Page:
Democracy under neoliberalism has become tarnished, as governments become disconnected from voters and pursue policies against the interests of the people. And yet the ideal of democracy continues to inspire movements around the world.
Brian Roper refreshes our understanding of democracy using a Marxist framework. He traces the history of democracy from ancient Athens to the emergence of liberal representative and socialist participatory democracy in Europe and North America, through to the global spread of democracy during the past century.
An an alternative, he offers an engaging Marxist critique of representative democracy, which has the potential to undermine the existing status quo.
Brian S. Roper lectures in Politics at the University of Otago, New Zealand. He has been involved in the socialist left and political activism in New Zealand since the early 1980s. He is the author of Prosperity for All? Economic, Social and Political Change in New Zealand since 1935 (2005).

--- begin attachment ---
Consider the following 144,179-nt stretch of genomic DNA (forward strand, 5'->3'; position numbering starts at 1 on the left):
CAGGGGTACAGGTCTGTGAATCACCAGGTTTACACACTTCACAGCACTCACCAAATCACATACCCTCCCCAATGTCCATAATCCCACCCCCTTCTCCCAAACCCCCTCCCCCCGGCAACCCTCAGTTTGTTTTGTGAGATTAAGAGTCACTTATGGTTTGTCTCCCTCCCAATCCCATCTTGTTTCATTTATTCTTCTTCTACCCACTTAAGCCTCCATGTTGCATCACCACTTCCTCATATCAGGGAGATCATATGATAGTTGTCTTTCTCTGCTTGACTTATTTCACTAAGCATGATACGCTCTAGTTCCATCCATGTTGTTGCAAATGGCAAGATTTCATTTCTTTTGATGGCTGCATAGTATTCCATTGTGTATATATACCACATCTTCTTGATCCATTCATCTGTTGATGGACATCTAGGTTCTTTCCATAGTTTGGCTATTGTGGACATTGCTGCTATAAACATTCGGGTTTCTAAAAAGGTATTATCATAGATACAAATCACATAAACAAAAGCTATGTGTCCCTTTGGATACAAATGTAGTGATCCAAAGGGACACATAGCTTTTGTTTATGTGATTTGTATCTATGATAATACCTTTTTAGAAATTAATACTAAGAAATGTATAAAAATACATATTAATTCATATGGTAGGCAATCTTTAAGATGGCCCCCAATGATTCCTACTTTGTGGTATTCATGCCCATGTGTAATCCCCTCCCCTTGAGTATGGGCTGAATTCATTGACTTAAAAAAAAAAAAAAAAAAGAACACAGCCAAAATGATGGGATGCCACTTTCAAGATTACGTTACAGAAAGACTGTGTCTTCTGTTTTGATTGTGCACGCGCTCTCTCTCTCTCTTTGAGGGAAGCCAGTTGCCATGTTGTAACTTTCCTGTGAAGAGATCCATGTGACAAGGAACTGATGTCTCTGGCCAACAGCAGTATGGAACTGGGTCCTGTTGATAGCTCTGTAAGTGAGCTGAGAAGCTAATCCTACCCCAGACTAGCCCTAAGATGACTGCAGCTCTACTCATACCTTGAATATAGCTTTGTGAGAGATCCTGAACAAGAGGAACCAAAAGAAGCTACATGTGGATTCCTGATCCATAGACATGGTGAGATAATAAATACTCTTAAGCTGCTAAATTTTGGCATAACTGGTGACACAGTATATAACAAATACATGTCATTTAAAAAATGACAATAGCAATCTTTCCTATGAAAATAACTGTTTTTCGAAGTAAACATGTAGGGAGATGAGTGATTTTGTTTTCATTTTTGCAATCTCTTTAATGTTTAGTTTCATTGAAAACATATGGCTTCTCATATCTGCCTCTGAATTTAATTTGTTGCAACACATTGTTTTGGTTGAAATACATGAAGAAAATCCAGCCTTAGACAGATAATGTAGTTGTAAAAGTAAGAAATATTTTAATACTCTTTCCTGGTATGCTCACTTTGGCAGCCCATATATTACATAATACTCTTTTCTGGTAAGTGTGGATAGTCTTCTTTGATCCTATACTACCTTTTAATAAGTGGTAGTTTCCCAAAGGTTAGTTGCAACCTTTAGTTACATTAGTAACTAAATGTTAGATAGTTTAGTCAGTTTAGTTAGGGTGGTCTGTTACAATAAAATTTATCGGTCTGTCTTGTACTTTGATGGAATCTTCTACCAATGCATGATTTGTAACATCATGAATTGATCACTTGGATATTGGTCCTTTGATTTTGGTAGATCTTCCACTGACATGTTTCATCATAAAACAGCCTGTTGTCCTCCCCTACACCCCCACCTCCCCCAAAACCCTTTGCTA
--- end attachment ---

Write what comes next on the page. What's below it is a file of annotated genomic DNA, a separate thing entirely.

Preface and Acknowledgements Introduction 1. Origins: Democracy in the Ancient Greek World 2. Democracy Suppressed: The Roman Republic 3. The Early Middle Ages and the Transition from Feudalism to Capitalism 4. The English Revolution and Parliamentary Democracy 5. The American Revolution and Constitutional Redefinition of Democracy 6. The Revolutionary Revival of Democracy in France 7. The Revolutions of 1848-49 8. Capitalist Expansion, Globalization and Democratization 9. The Marxist Critique of Capitalism and Representative Democracy 10. Precursors of Socialist Participatory Democracy: The Paris Commune 1871 and Russian Revolutions 1905 and 1917 General Bibliography